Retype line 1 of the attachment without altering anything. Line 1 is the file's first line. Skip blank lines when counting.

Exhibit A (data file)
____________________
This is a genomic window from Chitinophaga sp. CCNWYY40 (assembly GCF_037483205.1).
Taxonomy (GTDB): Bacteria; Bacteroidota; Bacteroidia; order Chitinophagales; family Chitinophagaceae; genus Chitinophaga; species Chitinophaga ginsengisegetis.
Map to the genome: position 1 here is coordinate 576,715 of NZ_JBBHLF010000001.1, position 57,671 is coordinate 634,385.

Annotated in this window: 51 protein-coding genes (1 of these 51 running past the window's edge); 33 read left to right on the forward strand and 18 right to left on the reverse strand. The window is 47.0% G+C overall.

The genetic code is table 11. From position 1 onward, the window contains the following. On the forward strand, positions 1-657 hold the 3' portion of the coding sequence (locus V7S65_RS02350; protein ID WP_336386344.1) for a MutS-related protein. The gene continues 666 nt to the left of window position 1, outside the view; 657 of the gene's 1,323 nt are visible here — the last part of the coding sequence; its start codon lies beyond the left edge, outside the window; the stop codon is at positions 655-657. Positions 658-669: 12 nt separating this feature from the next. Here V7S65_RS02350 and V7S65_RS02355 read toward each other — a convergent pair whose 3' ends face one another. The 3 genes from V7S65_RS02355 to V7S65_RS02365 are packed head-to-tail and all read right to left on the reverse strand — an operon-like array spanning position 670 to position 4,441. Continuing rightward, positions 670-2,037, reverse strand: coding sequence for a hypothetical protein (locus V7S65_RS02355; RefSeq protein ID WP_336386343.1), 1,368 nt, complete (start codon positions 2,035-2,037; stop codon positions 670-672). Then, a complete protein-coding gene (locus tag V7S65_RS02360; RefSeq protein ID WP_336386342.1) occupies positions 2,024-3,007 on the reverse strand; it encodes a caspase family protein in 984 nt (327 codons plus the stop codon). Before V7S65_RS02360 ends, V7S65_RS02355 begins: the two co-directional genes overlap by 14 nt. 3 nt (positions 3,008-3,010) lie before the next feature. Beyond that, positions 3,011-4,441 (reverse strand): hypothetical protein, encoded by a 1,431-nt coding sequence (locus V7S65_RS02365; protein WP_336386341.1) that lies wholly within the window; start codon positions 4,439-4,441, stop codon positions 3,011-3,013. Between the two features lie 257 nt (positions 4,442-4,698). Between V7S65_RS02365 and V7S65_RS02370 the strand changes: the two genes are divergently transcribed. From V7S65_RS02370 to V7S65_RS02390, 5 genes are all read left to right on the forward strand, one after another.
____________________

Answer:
This is a genomic window from Chitinophaga sp. CCNWYY40 (assembly GCF_037483205.1).